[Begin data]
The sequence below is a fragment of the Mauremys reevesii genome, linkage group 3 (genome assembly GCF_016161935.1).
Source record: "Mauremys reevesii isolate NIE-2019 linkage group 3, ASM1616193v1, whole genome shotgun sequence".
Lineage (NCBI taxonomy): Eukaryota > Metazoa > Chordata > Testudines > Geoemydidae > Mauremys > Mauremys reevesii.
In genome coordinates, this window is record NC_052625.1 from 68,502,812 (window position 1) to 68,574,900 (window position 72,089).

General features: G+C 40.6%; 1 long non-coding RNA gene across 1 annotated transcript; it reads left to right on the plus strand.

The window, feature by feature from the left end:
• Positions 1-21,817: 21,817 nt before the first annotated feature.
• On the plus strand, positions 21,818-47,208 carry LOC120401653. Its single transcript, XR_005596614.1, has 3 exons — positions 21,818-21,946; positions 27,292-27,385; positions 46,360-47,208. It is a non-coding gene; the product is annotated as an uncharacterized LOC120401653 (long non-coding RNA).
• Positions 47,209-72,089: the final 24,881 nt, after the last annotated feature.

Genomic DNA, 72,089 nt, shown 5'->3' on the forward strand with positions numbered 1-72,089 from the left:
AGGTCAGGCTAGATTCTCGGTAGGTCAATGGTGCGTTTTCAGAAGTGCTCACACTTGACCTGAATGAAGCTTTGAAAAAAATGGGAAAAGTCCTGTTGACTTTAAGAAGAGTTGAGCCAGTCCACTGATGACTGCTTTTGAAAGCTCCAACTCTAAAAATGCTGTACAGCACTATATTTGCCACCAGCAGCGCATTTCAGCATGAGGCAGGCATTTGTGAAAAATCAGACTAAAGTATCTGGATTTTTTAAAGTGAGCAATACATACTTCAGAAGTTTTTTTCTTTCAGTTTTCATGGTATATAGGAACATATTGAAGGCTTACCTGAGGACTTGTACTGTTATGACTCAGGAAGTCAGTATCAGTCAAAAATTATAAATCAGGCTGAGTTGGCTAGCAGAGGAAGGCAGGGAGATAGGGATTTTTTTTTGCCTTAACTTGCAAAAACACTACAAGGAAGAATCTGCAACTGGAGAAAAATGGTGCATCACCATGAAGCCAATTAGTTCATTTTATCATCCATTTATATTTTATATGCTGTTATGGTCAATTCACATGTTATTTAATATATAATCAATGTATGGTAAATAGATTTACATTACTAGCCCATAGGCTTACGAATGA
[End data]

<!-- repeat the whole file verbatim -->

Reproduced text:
The sequence below is a fragment of the Mauremys reevesii genome, linkage group 3 (genome assembly GCF_016161935.1).
Source record: "Mauremys reevesii isolate NIE-2019 linkage group 3, ASM1616193v1, whole genome shotgun sequence".
Lineage (NCBI taxonomy): Eukaryota > Metazoa > Chordata > Testudines > Geoemydidae > Mauremys > Mauremys reevesii.
In genome coordinates, this window is record NC_052625.1 from 68,502,812 (window position 1) to 68,574,900 (window position 72,089).

General features: G+C 40.6%; 1 long non-coding RNA gene across 1 annotated transcript; it reads left to right on the plus strand.

The window, feature by feature from the left end:
• Positions 1-21,817: 21,817 nt before the first annotated feature.
• On the plus strand, positions 21,818-47,208 carry LOC120401653. Its single transcript, XR_005596614.1, has 3 exons — positions 21,818-21,946; positions 27,292-27,385; positions 46,360-47,208. It is a non-coding gene; the product is annotated as an uncharacterized LOC120401653 (long non-coding RNA).
• Positions 47,209-72,089: the final 24,881 nt, after the last annotated feature.

Genomic DNA, 72,089 nt, shown 5'->3' on the forward strand with positions numbered 1-72,089 from the left:
AGGTCAGGCTAGATTCTCGGTAGGTCAATGGTGCGTTTTCAGAAGTGCTCACACTTGACCTGAATGAAGCTTTGAAAAAAATGGGAAAAGTCCTGTTGACTTTAAGAAGAGTTGAGCCAGTCCACTGATGACTGCTTTTGAAAGCTCCAACTCTAAAAATGCTGTACAGCACTATATTTGCCACCAGCAGCGCATTTCAGCATGAGGCAGGCATTTGTGAAAAATCAGACTAAAGTATCTGGATTTTTTAAAGTGAGCAATACATACTTCAGAAGTTTTTTTCTTTCAGTTTTCATGGTATATAGGAACATATTGAAGGCTTACCTGAGGACTTGTACTGTTATGACTCAGGAAGTCAGTATCAGTCAAAAATTATAAATCAGGCTGAGTTGGCTAGCAGAGGAAGGCAGGGAGATAGGGATTTTTTTTTGCCTTAACTTGCAAAAACACTACAAGGAAGAATCTGCAACTGGAGAAAAATGGTGCATCACCATGAAGCCAATTAGTTCATTTTATCATCCATTTATATTTTATATGCTGTTATGGTCAATTCACATGTTATTTAATATATAATCAATGTATGGTAAATAGATTTACATTACTAGCCCATAGGCTTACGAATGA